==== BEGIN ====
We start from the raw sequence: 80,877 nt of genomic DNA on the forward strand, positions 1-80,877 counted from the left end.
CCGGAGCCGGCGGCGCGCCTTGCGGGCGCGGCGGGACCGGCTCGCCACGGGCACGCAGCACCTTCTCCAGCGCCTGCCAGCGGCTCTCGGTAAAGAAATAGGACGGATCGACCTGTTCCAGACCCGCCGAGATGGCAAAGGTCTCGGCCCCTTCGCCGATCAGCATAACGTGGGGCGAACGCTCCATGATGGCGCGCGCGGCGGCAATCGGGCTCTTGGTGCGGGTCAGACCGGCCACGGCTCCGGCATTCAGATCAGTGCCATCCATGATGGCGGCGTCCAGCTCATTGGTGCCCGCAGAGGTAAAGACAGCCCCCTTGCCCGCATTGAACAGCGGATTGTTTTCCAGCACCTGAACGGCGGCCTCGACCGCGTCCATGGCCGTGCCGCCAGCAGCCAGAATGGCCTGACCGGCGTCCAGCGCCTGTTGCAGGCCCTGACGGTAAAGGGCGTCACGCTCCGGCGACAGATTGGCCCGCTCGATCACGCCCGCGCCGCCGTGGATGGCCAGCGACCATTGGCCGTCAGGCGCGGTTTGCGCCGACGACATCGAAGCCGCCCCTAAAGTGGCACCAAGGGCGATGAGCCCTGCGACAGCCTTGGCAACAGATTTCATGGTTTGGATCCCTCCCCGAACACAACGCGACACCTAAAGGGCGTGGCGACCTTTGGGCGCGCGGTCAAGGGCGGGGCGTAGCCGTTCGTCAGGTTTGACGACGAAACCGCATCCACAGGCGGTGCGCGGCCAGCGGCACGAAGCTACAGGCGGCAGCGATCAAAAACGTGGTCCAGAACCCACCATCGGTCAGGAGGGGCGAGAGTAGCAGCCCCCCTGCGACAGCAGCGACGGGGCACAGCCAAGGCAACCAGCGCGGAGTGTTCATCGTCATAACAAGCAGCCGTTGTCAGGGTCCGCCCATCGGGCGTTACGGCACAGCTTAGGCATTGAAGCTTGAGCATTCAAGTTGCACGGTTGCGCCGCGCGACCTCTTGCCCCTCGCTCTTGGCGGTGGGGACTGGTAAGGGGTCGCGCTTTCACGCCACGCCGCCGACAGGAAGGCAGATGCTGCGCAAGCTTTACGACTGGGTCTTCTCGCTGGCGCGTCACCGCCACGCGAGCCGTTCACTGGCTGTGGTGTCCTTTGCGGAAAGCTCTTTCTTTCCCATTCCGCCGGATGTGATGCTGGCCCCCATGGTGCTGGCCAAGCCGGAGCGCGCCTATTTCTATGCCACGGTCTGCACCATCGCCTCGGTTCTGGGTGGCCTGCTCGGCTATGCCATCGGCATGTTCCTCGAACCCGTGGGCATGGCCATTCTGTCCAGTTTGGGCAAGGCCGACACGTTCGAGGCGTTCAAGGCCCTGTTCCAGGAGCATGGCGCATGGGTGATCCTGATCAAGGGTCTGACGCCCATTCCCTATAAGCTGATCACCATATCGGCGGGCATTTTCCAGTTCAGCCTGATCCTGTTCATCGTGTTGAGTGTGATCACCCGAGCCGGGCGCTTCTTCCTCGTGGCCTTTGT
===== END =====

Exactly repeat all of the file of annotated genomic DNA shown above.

We start from the raw sequence: 80,877 nt of genomic DNA on the forward strand, positions 1-80,877 counted from the left end.
CCGGAGCCGGCGGCGCGCCTTGCGGGCGCGGCGGGACCGGCTCGCCACGGGCACGCAGCACCTTCTCCAGCGCCTGCCAGCGGCTCTCGGTAAAGAAATAGGACGGATCGACCTGTTCCAGACCCGCCGAGATGGCAAAGGTCTCGGCCCCTTCGCCGATCAGCATAACGTGGGGCGAACGCTCCATGATGGCGCGCGCGGCGGCAATCGGGCTCTTGGTGCGGGTCAGACCGGCCACGGCTCCGGCATTCAGATCAGTGCCATCCATGATGGCGGCGTCCAGCTCATTGGTGCCCGCAGAGGTAAAGACAGCCCCCTTGCCCGCATTGAACAGCGGATTGTTTTCCAGCACCTGAACGGCGGCCTCGACCGCGTCCATGGCCGTGCCGCCAGCAGCCAGAATGGCCTGACCGGCGTCCAGCGCCTGTTGCAGGCCCTGACGGTAAAGGGCGTCACGCTCCGGCGACAGATTGGCCCGCTCGATCACGCCCGCGCCGCCGTGGATGGCCAGCGACCATTGGCCGTCAGGCGCGGTTTGCGCCGACGACATCGAAGCCGCCCCTAAAGTGGCACCAAGGGCGATGAGCCCTGCGACAGCCTTGGCAACAGATTTCATGGTTTGGATCCCTCCCCGAACACAACGCGACACCTAAAGGGCGTGGCGACCTTTGGGCGCGCGGTCAAGGGCGGGGCGTAGCCGTTCGTCAGGTTTGACGACGAAACCGCATCCACAGGCGGTGCGCGGCCAGCGGCACGAAGCTACAGGCGGCAGCGATCAAAAACGTGGTCCAGAACCCACCATCGGTCAGGAGGGGCGAGAGTAGCAGCCCCCCTGCGACAGCAGCGACGGGGCACAGCCAAGGCAACCAGCGCGGAGTGTTCATCGTCATAACAAGCAGCCGTTGTCAGGGTCCGCCCATCGGGCGTTACGGCACAGCTTAGGCATTGAAGCTTGAGCATTCAAGTTGCACGGTTGCGCCGCGCGACCTCTTGCCCCTCGCTCTTGGCGGTGGGGACTGGTAAGGGGTCGCGCTTTCACGCCACGCCGCCGACAGGAAGGCAGATGCTGCGCAAGCTTTACGACTGGGTCTTCTCGCTGGCGCGTCACCGCCACGCGAGCCGTTCACTGGCTGTGGTGTCCTTTGCGGAAAGCTCTTTCTTTCCCATTCCGCCGGATGTGATGCTGGCCCCCATGGTGCTGGCCAAGCCGGAGCGCGCCTATTTCTATGCCACGGTCTGCACCATCGCCTCGGTTCTGGGTGGCCTGCTCGGCTATGCCATCGGCATGTTCCTCGAACCCGTGGGCATGGCCATTCTGTCCAGTTTGGGCAAGGCCGACACGTTCGAGGCGTTCAAGGCCCTGTTCCAGGAGCATGGCGCATGGGTGATCCTGATCAAGGGTCTGACGCCCATTCCCTATAAGCTGATCACCATATCGGCGGGCATTTTCCAGTTCAGCCTGATCCTGTTCATCGTGTTGAGTGTGATCACCCGAGCCGGGCGCTTCTTCCTCGTGGCCTTTGT